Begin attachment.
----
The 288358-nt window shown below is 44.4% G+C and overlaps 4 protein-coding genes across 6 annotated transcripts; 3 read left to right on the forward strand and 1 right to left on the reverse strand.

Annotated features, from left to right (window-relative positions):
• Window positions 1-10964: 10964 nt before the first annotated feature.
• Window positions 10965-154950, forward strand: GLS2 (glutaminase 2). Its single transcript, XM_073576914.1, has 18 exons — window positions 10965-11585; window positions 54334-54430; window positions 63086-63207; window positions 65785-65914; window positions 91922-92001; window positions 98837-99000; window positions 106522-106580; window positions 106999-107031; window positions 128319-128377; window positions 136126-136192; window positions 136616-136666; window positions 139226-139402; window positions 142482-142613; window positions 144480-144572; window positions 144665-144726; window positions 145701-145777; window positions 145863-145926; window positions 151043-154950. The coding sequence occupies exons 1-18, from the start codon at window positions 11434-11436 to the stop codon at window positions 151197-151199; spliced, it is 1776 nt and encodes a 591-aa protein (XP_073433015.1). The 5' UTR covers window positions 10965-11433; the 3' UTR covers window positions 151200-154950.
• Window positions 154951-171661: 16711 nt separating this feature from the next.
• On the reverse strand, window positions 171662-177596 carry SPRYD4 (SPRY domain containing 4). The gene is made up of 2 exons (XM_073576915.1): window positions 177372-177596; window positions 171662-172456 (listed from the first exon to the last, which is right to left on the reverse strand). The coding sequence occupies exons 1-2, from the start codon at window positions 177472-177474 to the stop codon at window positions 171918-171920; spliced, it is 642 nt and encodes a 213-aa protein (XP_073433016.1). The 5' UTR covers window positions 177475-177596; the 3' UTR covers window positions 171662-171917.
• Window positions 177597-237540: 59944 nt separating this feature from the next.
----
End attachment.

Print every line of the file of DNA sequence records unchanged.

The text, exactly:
The 288358-nt window shown below is 44.4% G+C and overlaps 4 protein-coding genes across 6 annotated transcripts; 3 read left to right on the forward strand and 1 right to left on the reverse strand.

Annotated features, from left to right (window-relative positions):
• Window positions 1-10964: 10964 nt before the first annotated feature.
• Window positions 10965-154950, forward strand: GLS2 (glutaminase 2). Its single transcript, XM_073576914.1, has 18 exons — window positions 10965-11585; window positions 54334-54430; window positions 63086-63207; window positions 65785-65914; window positions 91922-92001; window positions 98837-99000; window positions 106522-106580; window positions 106999-107031; window positions 128319-128377; window positions 136126-136192; window positions 136616-136666; window positions 139226-139402; window positions 142482-142613; window positions 144480-144572; window positions 144665-144726; window positions 145701-145777; window positions 145863-145926; window positions 151043-154950. The coding sequence occupies exons 1-18, from the start codon at window positions 11434-11436 to the stop codon at window positions 151197-151199; spliced, it is 1776 nt and encodes a 591-aa protein (XP_073433015.1). The 5' UTR covers window positions 10965-11433; the 3' UTR covers window positions 151200-154950.
• Window positions 154951-171661: 16711 nt separating this feature from the next.
• On the reverse strand, window positions 171662-177596 carry SPRYD4 (SPRY domain containing 4). The gene is made up of 2 exons (XM_073576915.1): window positions 177372-177596; window positions 171662-172456 (listed from the first exon to the last, which is right to left on the reverse strand). The coding sequence occupies exons 1-2, from the start codon at window positions 177472-177474 to the stop codon at window positions 171918-171920; spliced, it is 642 nt and encodes a 213-aa protein (XP_073433016.1). The 5' UTR covers window positions 177475-177596; the 3' UTR covers window positions 171662-171917.
• Window positions 177597-237540: 59944 nt separating this feature from the next.